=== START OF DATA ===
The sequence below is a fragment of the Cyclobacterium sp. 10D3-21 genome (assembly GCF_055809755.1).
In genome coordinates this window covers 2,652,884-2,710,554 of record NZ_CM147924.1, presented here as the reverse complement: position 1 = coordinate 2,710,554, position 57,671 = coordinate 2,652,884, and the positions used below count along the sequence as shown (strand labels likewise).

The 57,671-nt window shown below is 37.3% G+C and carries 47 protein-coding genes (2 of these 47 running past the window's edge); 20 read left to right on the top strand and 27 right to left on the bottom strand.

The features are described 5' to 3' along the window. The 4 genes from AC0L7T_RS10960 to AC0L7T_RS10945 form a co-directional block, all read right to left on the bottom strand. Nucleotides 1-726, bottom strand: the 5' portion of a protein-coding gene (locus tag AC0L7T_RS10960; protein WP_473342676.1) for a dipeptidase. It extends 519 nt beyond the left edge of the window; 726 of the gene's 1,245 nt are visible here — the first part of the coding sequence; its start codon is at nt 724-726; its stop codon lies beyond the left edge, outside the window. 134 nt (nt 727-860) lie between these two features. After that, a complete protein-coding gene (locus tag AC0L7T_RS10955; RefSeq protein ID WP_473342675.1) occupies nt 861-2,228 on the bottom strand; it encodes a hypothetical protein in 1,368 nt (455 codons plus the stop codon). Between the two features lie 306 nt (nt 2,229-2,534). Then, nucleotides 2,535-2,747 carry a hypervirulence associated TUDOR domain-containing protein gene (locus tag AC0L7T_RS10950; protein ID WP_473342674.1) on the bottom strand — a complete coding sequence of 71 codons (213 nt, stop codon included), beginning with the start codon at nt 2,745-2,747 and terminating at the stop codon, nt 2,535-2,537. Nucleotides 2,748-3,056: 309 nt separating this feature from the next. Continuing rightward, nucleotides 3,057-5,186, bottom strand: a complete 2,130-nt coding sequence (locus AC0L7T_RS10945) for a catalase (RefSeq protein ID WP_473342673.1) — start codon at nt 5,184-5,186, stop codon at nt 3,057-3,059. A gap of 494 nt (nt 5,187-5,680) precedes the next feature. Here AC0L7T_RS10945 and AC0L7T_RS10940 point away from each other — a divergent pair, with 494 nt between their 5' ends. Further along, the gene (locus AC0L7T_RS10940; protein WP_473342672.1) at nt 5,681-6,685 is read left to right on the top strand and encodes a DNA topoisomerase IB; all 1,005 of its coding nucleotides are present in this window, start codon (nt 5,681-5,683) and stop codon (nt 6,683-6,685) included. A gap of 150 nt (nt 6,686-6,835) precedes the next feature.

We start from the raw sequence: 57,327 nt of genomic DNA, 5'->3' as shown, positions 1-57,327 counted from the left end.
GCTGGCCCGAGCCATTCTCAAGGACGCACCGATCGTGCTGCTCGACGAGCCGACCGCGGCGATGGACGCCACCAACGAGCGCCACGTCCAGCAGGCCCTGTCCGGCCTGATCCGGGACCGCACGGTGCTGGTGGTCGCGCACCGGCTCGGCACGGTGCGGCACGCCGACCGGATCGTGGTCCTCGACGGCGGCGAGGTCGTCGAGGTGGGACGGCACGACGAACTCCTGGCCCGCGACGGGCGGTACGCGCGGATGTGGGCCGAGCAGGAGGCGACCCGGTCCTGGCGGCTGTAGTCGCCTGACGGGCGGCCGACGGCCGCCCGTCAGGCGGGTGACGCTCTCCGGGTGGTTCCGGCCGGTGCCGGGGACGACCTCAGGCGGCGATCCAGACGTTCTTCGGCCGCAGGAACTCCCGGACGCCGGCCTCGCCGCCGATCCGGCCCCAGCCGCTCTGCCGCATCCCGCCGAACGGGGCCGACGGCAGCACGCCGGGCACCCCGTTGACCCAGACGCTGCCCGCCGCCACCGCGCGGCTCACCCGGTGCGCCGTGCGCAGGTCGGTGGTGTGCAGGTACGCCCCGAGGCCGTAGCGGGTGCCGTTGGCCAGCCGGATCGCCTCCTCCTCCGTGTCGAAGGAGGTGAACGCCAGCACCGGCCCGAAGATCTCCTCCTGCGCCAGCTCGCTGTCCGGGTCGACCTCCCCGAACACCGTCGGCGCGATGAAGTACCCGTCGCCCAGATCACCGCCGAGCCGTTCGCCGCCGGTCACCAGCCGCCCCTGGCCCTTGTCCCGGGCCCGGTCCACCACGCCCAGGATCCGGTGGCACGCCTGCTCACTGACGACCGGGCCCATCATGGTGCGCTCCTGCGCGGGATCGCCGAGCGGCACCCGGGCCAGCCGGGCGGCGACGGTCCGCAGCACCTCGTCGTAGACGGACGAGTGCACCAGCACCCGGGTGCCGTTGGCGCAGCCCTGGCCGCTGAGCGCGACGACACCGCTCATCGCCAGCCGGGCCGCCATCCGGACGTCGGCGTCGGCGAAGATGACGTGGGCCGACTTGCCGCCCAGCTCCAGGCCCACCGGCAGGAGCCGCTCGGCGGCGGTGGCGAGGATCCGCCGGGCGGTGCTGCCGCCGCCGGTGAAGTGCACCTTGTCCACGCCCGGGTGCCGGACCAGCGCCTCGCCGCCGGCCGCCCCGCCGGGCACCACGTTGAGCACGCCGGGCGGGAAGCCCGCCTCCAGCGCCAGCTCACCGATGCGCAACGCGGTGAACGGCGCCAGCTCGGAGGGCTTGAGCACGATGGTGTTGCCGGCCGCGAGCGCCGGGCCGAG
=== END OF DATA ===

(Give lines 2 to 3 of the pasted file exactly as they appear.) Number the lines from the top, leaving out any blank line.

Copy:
In genome coordinates this window covers 2,652,884-2,710,554 of record NZ_CM147924.1, presented here as the reverse complement: position 1 = coordinate 2,710,554, position 57,671 = coordinate 2,652,884, and the positions used below count along the sequence as shown (strand labels likewise).

The 57,671-nt window shown below is 37.3% G+C and carries 47 protein-coding genes (2 of these 47 running past the window's edge); 20 read left to right on the top strand and 27 right to left on the bottom strand.